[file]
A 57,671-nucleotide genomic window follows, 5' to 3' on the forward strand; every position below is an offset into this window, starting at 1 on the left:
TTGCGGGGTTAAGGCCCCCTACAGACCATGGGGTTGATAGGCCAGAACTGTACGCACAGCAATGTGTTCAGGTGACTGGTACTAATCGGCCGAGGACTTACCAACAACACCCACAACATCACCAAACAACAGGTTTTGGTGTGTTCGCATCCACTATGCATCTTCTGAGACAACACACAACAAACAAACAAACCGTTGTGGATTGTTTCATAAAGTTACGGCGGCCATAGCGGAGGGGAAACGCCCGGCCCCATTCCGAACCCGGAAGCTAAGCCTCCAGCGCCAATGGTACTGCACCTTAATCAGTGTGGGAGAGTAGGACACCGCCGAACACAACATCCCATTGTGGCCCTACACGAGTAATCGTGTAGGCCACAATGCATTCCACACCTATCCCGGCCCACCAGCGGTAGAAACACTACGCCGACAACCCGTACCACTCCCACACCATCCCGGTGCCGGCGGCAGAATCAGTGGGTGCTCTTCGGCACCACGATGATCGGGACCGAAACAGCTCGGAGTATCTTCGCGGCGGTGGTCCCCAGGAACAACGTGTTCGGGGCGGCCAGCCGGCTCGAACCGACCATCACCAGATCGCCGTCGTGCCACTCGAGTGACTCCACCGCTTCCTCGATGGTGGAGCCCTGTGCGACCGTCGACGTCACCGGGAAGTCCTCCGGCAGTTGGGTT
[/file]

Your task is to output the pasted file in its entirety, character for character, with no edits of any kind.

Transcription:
A 57,671-nucleotide genomic window follows, 5' to 3' on the forward strand; every position below is an offset into this window, starting at 1 on the left:
TTGCGGGGTTAAGGCCCCCTACAGACCATGGGGTTGATAGGCCAGAACTGTACGCACAGCAATGTGTTCAGGTGACTGGTACTAATCGGCCGAGGACTTACCAACAACACCCACAACATCACCAAACAACAGGTTTTGGTGTGTTCGCATCCACTATGCATCTTCTGAGACAACACACAACAAACAAACAAACCGTTGTGGATTGTTTCATAAAGTTACGGCGGCCATAGCGGAGGGGAAACGCCCGGCCCCATTCCGAACCCGGAAGCTAAGCCTCCAGCGCCAATGGTACTGCACCTTAATCAGTGTGGGAGAGTAGGACACCGCCGAACACAACATCCCATTGTGGCCCTACACGAGTAATCGTGTAGGCCACAATGCATTCCACACCTATCCCGGCCCACCAGCGGTAGAAACACTACGCCGACAACCCGTACCACTCCCACACCATCCCGGTGCCGGCGGCAGAATCAGTGGGTGCTCTTCGGCACCACGATGATCGGGACCGAAACAGCTCGGAGTATCTTCGCGGCGGTGGTCCCCAGGAACAACGTGTTCGGGGCGGCCAGCCGGCTCGAACCGACCATCACCAGATCGCCGTCGTGCCACTCGAGTGACTCCACCGCTTCCTCGATGGTGGAGCCCTGTGCGACCGTCGACGTCACCGGGAAGTCCTCCGGCAGTTGGGTT